MICHEL MARTIN, host:
Summer is officially underway now, a time when many people get in some pleasure reading. And for many people, some light fiction is the first choice for a day at the beach. But our friends at the Washington Post Sunday Magazine had a different idea. Why not ask established novelists to write personal, non-fiction essays about summer?
Joining us now is David Rowell. He is editor of the Post's Sunday Magazine Summer Reading Issue, published yesterday. It features essays by five noted fiction writers. Rowell asked them to share personal stories of a past summer. David Rowell, thanks for being here.
Mr. DAVID ROWELL (Editor, Washington Post Sunday Magazine): Thank you.
MARTIN: This is becoming a very well known summer feature for the Post Sunday Magazine. And once again you've got some big name novelists to go for this idea: Ann Patchett, Rick Moody, Nicholas Montemarano, Nathan Englander, and Terry McMillan. How do you convince these fiction writers to go for this?
Mr. ROWELL: Yeah. Well, you know, I'm always struck by how easy it is. In fact, really all I'm doing is asking. I think on some level these writers like the challenge of working with the very facts and nothing else to try to make that experience come off in some meaningful way with some personal insight, basically for those pieces to read with the kind poignancy, perhaps, as their fiction.
MARTIN: You got the authors to read their essays also, which is lovely. And we only have time to hear one. So let's talk about Terry McMillan's piece. In case listeners have been, you know, on Mars and aren't familiar with the story. Best selling author Terry McMillan married a young man several years ago. She subsequently learned that he was gay. Their divorce became a messy public spectacle. In her essay for the Post Sunday Magazine, she writes about retreating to her vacation home, near Lake Tahoe, where she became obsessed with craft as a kind of therapy. Let's listen to Terry McMillan reading from her essay, "Excitement in Bed."
Ms. TERRY MCMILLAN (Author): It is now summer 2004. My friends have big mouths, and now there are people who want to buy my Sheets. I am still married, but my hands and eyes have given my heart and soul the detour they needed to replenish themselves. I have almost finished my novel. And when I do, I will also end this marriage. In the garage, I unroll a soft cannon of cotton. I spread the sheet and shake it out. Tomorrow, and weeks, and months, and hopefully even years from now, I will still see and make glaciers, forests, galaxies, blizzards, volcanoes, oceans, sand dunes, all flavors of melting ice creams, stalactites, flags of countries I never knew existed, copper fields, chocolate mines, and fire - blue and pink flames - peach air, violet mountains, sudden moonlight, more bronze snowfall, and I will always need an eclipse.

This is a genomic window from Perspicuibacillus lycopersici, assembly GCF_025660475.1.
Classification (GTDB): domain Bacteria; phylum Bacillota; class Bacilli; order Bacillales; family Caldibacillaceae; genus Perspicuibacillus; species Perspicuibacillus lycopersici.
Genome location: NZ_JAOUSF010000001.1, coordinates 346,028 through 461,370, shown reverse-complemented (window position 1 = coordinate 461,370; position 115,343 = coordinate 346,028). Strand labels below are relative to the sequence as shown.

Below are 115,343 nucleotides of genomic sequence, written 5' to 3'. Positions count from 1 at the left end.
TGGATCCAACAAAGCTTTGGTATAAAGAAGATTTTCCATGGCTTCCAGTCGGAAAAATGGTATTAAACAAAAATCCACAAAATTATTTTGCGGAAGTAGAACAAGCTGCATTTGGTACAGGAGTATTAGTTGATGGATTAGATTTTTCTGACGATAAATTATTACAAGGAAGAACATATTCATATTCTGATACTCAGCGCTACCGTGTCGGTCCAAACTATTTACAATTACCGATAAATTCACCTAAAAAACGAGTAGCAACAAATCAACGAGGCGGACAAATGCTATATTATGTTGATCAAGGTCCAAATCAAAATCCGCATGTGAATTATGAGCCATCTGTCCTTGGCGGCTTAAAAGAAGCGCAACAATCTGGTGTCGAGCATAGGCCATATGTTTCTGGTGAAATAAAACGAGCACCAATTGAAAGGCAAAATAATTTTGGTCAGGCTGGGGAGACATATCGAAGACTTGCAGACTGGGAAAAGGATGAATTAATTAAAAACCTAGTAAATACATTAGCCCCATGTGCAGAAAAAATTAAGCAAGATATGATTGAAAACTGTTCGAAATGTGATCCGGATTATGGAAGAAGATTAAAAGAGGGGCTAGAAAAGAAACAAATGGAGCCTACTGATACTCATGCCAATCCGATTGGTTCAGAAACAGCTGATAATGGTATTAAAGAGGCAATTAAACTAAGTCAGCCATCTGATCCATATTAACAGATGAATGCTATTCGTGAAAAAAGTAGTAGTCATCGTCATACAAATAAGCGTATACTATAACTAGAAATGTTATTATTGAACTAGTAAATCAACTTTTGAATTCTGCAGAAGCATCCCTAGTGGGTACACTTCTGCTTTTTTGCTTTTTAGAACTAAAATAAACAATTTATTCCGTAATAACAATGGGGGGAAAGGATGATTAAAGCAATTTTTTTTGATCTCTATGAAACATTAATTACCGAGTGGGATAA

MARTIN: Now, was this awkward to call her up and say, gee, Terry, why don't write about like the most painful thing in your life? Tell us all about it.
Mr. ROWELL: Well, I met Terry at a reading about a year ago. And you just start off very general and say, here's the thing that I put together every year and would you consider writing for it? And she said yes, she was very excited about it. So when it came to the time where we started talking about what to write, I think I did find her at a time where she was writing non-fiction for the first time. I mean that divorce had been written about quite a bit in some scandalous ways and I think she wanted to tell her own side of it.
And so I knew we couldn't tell the whole story in a scope of a magazine piece, so we just talked about what one part can we take from that and really tell it fully. And the thing that I was drawn to was the thing that ultimately offered her escape. You know, she was going through a difficult time and she had found this kind of unusual project, what actually, I think, has gone on to be a side business for her. And it just meant everything to her, and so she had a lot of say about that. And you listen to these authors talk about the thing they're thinking about and you say, hey, that's a story, good, let's write that.
MARTIN: All right. I loved Ann Patchett's piece about trying out for the police academy, which I found particularly poignant because, you know, the LAPD is so much in the news for all their, you know, negative stuff, and for her to write about with such affection was fascinating. Now, this is terrible; it's like picking among your children. But did you have a favorite essay?
Mr. ROWELL: You know, I really love them all. I mean they're all different. They're all in - in this issue their own particularly personal. And, you know, Rick Moody is writing about 20 years ago where he had a breakdown and he went into a rehab place. I mean, Nick Montemarano is writing about - he was a security guard at a department store where he was kind of encouraged to kind of think…
MARTIN: To profile.
Mr. ROWELL: Ah, yes.
MARTIN: To racially profile.
Mr. ROWELL: Right.
MARTIN: That was deep.
Mr. ROWELL: And, you know, so they're all - and Nathan Englander is writing about the summer that's he's going to leave this country and go to Israel. So they're all writing a very significant things and there's a lot at stake. And so, you know, I like them all.
MARTIN: I can't wait to see what you come up with next year.
Mr. ROWELL: Ha.
MARTIN: He says ha. David Rowell is an assistant editor at the Washington Post Sunday magazine. He edited the June 24th Summer Reading Issue. You can find the essays and hear the authors reading their entries on our Web site at npr.org/tellmemore. David, thanks.
Mr. ROWELL: Oh, thanks.
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